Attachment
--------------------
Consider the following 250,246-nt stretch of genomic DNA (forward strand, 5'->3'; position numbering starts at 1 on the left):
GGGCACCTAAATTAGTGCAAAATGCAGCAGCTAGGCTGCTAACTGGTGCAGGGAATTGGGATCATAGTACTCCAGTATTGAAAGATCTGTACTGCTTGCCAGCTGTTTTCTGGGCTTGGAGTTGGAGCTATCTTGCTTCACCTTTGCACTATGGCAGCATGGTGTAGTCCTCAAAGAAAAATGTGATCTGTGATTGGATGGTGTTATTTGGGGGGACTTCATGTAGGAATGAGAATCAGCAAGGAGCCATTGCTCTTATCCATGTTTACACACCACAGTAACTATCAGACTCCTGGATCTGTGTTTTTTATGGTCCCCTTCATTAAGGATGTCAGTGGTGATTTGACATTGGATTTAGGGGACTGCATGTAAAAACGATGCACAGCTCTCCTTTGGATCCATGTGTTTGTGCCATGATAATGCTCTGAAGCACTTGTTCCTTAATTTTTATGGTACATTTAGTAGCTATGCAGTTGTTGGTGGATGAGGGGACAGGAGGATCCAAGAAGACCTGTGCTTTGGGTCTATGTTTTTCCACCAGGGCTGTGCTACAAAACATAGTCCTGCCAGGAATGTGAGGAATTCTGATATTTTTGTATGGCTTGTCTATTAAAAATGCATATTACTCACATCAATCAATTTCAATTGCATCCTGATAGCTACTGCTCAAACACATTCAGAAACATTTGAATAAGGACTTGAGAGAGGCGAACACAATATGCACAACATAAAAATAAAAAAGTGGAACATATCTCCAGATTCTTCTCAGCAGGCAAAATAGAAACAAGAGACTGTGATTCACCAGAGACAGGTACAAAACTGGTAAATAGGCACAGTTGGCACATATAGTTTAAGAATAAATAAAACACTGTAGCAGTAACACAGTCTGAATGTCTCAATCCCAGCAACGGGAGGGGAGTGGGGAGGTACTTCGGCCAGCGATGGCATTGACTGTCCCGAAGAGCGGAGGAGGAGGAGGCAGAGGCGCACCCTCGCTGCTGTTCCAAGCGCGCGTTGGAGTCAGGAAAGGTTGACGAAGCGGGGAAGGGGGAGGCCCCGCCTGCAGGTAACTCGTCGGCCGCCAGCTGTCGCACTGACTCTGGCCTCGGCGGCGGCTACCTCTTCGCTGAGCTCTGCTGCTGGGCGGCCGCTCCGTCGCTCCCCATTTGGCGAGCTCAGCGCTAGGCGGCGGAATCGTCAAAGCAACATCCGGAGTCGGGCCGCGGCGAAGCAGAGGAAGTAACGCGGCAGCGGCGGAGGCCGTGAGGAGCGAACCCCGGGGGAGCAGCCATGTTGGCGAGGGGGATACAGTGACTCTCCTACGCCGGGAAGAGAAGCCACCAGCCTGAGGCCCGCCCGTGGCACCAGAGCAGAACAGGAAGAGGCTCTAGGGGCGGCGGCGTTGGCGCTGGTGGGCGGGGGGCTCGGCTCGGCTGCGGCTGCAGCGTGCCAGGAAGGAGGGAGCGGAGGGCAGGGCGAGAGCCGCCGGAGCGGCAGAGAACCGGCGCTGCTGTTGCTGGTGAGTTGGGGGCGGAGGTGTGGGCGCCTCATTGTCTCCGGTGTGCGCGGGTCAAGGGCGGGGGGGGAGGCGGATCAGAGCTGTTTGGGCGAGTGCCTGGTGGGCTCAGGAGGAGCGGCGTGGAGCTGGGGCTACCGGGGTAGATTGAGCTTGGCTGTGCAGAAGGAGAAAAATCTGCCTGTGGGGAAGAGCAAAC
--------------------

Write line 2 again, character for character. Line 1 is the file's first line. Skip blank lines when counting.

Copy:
GGGCACCTAAATTAGTGCAAAATGCAGCAGCTAGGCTGCTAACTGGTGCAGGGAATTGGGATCATAGTACTCCAGTATTGAAAGATCTGTACTGCTTGCCAGCTGTTTTCTGGGCTTGGAGTTGGAGCTATCTTGCTTCACCTTTGCACTATGGCAGCATGGTGTAGTCCTCAAAGAAAAATGTGATCTGTGATTGGATGGTGTTATTTGGGGGGACTTCATGTAGGAATGAGAATCAGCAAGGAGCCATTGCTCTTATCCATGTTTACACACCACAGTAACTATCAGACTCCTGGATCTGTGTTTTTTATGGTCCCCTTCATTAAGGATGTCAGTGGTGATTTGACATTGGATTTAGGGGACTGCATGTAAAAACGATGCACAGCTCTCCTTTGGATCCATGTGTTTGTGCCATGATAATGCTCTGAAGCACTTGTTCCTTAATTTTTATGGTACATTTAGTAGCTATGCAGTTGTTGGTGGATGAGGGGACAGGAGGATCCAAGAAGACCTGTGCTTTGGGTCTATGTTTTTCCACCAGGGCTGTGCTACAAAACATAGTCCTGCCAGGAATGTGAGGAATTCTGATATTTTTGTATGGCTTGTCTATTAAAAATGCATATTACTCACATCAATCAATTTCAATTGCATCCTGATAGCTACTGCTCAAACACATTCAGAAACATTTGAATAAGGACTTGAGAGAGGCGAACACAATATGCACAACATAAAAATAAAAAAGTGGAACATATCTCCAGATTCTTCTCAGCAGGCAAAATAGAAACAAGAGACTGTGATTCACCAGAGACAGGTACAAAACTGGTAAATAGGCACAGTTGGCACATATAGTTTAAGAATAAATAAAACACTGTAGCAGTAACACAGTCTGAATGTCTCAATCCCAGCAACGGGAGGGGAGTGGGGAGGTACTTCGGCCAGCGATGGCATTGACTGTCCCGAAGAGCGGAGGAGGAGGAGGCAGAGGCGCACCCTCGCTGCTGTTCCAAGCGCGCGTTGGAGTCAGGAAAGGTTGACGAAGCGGGGAAGGGGGAGGCCCCGCCTGCAGGTAACTCGTCGGCCGCCAGCTGTCGCACTGACTCTGGCCTCGGCGGCGGCTACCTCTTCGCTGAGCTCTGCTGCTGGGCGGCCGCTCCGTCGCTCCCCATTTGGCGAGCTCAGCGCTAGGCGGCGGAATCGTCAAAGCAACATCCGGAGTCGGGCCGCGGCGAAGCAGAGGAAGTAACGCGGCAGCGGCGGAGGCCGTGAGGAGCGAACCCCGGGGGAGCAGCCATGTTGGCGAGGGGGATACAGTGACTCTCCTACGCCGGGAAGAGAAGCCACCAGCCTGAGGCCCGCCCGTGGCACCAGAGCAGAACAGGAAGAGGCTCTAGGGGCGGCGGCGTTGGCGCTGGTGGGCGGGGGGCTCGGCTCGGCTGCGGCTGCAGCGTGCCAGGAAGGAGGGAGCGGAGGGCAGGGCGAGAGCCGCCGGAGCGGCAGAGAACCGGCGCTGCTGTTGCTGGTGAGTTGGGGGCGGAGGTGTGGGCGCCTCATTGTCTCCGGTGTGCGCGGGTCAAGGGCGGGGGGGGAGGCGGATCAGAGCTGTTTGGGCGAGTGCCTGGTGGGCTCAGGAGGAGCGGCGTGGAGCTGGGGCTACCGGGGTAGATTGAGCTTGGCTGTGCAGAAGGAGAAAAATCTGCCTGTGGGGAAGAGCAAAC